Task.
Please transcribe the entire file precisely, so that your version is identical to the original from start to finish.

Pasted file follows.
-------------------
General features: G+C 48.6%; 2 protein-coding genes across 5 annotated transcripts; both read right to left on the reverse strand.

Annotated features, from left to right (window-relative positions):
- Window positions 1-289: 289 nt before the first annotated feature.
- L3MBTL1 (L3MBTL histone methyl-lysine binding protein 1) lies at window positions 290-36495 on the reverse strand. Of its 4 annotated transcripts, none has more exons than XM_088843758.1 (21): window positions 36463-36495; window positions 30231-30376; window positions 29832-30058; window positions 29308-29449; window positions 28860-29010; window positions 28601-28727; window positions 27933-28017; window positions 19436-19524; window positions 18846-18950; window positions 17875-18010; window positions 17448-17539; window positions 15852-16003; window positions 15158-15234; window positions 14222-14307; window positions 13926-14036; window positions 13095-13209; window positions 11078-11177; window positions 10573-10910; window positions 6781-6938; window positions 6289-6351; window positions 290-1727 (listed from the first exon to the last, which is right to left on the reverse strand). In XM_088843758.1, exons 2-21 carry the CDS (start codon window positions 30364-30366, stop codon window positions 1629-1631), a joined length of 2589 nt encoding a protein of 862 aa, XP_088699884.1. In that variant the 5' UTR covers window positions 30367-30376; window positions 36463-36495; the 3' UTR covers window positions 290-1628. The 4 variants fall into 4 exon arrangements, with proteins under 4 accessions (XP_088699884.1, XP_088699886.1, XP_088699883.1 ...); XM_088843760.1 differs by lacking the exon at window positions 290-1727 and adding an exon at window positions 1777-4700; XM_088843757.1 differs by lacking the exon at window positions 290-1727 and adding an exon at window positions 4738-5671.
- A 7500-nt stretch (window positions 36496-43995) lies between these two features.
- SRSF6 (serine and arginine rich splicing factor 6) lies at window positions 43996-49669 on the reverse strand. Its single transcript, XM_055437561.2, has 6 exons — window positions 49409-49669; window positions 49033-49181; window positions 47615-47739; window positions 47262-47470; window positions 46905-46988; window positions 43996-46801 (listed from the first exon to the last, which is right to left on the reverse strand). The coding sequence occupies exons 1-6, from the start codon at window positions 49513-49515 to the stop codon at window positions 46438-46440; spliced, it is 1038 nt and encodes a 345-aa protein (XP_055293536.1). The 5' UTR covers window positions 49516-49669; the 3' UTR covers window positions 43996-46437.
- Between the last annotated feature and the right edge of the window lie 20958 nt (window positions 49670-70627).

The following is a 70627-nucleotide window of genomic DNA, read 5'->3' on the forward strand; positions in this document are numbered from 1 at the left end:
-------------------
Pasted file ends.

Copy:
General features: G+C 48.6%; 2 protein-coding genes across 5 annotated transcripts; both read right to left on the reverse strand.

Annotated features, from left to right (window-relative positions):
- Window positions 1-289: 289 nt before the first annotated feature.
- L3MBTL1 (L3MBTL histone methyl-lysine binding protein 1) lies at window positions 290-36495 on the reverse strand. Of its 4 annotated transcripts, none has more exons than XM_088843758.1 (21): window positions 36463-36495; window positions 30231-30376; window positions 29832-30058; window positions 29308-29449; window positions 28860-29010; window positions 28601-28727; window positions 27933-28017; window positions 19436-19524; window positions 18846-18950; window positions 17875-18010; window positions 17448-17539; window positions 15852-16003; window positions 15158-15234; window positions 14222-14307; window positions 13926-14036; window positions 13095-13209; window positions 11078-11177; window positions 10573-10910; window positions 6781-6938; window positions 6289-6351; window positions 290-1727 (listed from the first exon to the last, which is right to left on the reverse strand). In XM_088843758.1, exons 2-21 carry the CDS (start codon window positions 30364-30366, stop codon window positions 1629-1631), a joined length of 2589 nt encoding a protein of 862 aa, XP_088699884.1. In that variant the 5' UTR covers window positions 30367-30376; window positions 36463-36495; the 3' UTR covers window positions 290-1628. The 4 variants fall into 4 exon arrangements, with proteins under 4 accessions (XP_088699884.1, XP_088699886.1, XP_088699883.1 ...); XM_088843760.1 differs by lacking the exon at window positions 290-1727 and adding an exon at window positions 1777-4700; XM_088843757.1 differs by lacking the exon at window positions 290-1727 and adding an exon at window positions 4738-5671.
- A 7500-nt stretch (window positions 36496-43995) lies between these two features.
- SRSF6 (serine and arginine rich splicing factor 6) lies at window positions 43996-49669 on the reverse strand. Its single transcript, XM_055437561.2, has 6 exons — window positions 49409-49669; window positions 49033-49181; window positions 47615-47739; window positions 47262-47470; window positions 46905-46988; window positions 43996-46801 (listed from the first exon to the last, which is right to left on the reverse strand). The coding sequence occupies exons 1-6, from the start codon at window positions 49513-49515 to the stop codon at window positions 46438-46440; spliced, it is 1038 nt and encodes a 345-aa protein (XP_055293536.1). The 5' UTR covers window positions 49516-49669; the 3' UTR covers window positions 43996-46437.
- Between the last annotated feature and the right edge of the window lie 20958 nt (window positions 49670-70627).

The following is a 70627-nucleotide window of genomic DNA, read 5'->3' on the forward strand; positions in this document are numbered from 1 at the left end: